On the flip side, volcanic eruptions can exacerbate the ongoing effects of climate change: Already retreating glaciers can lose all their ice when something below them blows. Of course, many volcanoes around the world are not subject to pressure from ice caps, and scientists stress that there is little if any evidence linking global warming to eruptions in such situations.

Some have theorized that large volcanic eruptions contribute to global warming by spewing large amounts of carbon dioxide and other greenhouse gases into the stratosphere. But the amount of greenhouse gases emitted by even a large and ongoing volcanic eruption is but a drop in the bucket in comparison to our annual output of industrial and automotive carbon emissions.

According to the U.S. Geological Survey, greenhouse gas emissions from volcanoes make up less than one percent of those generated by human endeavors. Also, ash clouds and sulfur dioxide released from volcanoes shield some sunlight from reaching the Earth and as such can have a cooling effect on the planet. The 1991 eruption of Mt. Pinatubo in the Philippines—a much larger eruption than what occurred recently in Iceland—caused an average cooling of half a degree centigrade worldwide during the following year. Regardless, single volcanic eruptions, even if they last for weeks or months, are unlikely to send enough gas or ash up into the skies to have any long term effect on the planet’s climate.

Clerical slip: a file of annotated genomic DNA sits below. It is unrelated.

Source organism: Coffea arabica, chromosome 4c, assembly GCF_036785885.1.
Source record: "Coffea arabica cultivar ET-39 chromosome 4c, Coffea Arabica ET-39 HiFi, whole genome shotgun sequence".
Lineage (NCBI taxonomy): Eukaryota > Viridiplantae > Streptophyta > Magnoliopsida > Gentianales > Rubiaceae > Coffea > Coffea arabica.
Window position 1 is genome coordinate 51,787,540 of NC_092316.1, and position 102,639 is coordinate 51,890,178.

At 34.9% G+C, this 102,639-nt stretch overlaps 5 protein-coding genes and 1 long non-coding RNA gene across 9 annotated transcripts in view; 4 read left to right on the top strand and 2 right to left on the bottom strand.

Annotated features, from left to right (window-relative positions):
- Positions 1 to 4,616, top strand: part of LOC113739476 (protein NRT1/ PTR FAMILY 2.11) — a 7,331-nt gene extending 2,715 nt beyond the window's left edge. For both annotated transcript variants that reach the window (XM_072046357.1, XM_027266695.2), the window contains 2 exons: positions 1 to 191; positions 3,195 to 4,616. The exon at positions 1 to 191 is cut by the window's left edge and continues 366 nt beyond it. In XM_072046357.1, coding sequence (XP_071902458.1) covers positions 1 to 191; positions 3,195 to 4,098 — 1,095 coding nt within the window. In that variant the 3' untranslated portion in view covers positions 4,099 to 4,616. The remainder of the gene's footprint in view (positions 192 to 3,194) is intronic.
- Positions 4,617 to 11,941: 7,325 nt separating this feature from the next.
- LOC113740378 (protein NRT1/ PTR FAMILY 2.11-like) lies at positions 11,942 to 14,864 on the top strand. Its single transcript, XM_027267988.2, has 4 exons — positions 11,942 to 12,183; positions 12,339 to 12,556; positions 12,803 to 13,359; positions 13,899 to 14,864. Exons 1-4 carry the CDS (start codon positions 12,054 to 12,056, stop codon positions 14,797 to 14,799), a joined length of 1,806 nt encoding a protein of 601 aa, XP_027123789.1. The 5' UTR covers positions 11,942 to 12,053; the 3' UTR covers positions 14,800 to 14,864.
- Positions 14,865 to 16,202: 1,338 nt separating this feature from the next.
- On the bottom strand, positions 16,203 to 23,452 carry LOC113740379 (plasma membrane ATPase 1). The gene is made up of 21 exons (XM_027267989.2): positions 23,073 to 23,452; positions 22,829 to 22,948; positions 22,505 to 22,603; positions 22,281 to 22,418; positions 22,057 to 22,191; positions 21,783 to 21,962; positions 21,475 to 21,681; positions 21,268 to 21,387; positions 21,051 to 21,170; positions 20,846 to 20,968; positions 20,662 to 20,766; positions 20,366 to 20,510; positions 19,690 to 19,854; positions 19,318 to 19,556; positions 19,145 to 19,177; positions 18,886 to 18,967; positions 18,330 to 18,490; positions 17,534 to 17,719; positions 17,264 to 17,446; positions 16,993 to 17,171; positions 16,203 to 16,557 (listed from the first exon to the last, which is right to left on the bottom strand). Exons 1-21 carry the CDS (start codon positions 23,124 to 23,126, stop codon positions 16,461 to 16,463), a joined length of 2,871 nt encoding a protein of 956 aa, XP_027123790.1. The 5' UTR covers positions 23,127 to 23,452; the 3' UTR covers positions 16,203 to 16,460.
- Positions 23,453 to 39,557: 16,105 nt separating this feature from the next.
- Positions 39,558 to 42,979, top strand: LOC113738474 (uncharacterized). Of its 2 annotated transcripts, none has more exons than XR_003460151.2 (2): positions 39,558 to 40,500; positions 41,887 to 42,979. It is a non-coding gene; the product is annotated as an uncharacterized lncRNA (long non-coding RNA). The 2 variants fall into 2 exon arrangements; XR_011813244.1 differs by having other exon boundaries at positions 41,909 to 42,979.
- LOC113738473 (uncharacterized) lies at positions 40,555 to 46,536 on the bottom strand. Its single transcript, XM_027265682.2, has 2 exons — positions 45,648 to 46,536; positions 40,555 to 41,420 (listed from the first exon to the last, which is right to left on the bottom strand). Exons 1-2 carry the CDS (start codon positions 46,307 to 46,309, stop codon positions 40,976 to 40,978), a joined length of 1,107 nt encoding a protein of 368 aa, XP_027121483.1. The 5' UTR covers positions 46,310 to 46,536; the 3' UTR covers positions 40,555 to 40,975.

Nordic Volcanological Centre
U.S. Geological Survey

Additional reading:
Iceland Volcano and Its Effect on the Environment

Image credit: Frank Kehren, courtesy Flickr

SEND YOUR ENVIRONMENTAL QUESTIONS TO: EarthTalk®, c/o E – The Environmental Magazine, P.O. Box 5098, Westport, CT 06881; earthtalk@emagazine.com. E is a nonprofit publication. Subscribe: www.emagazine.com/subscribe; Request a Free Trial Issue: www.emagazine.com/trial

April 19 2010


Eyjafjallajoekull and all that

There are two types of natural disaster - the ones that we can cause like landslides from deforestation, sea level rises from climate change, or deadly smogs from air pollution, and the big geological disasters like volcanos and earthquakes that we have no control over. The former we have to mitigate their likelihood and adapt to their impacts, the latter we can only adapt to.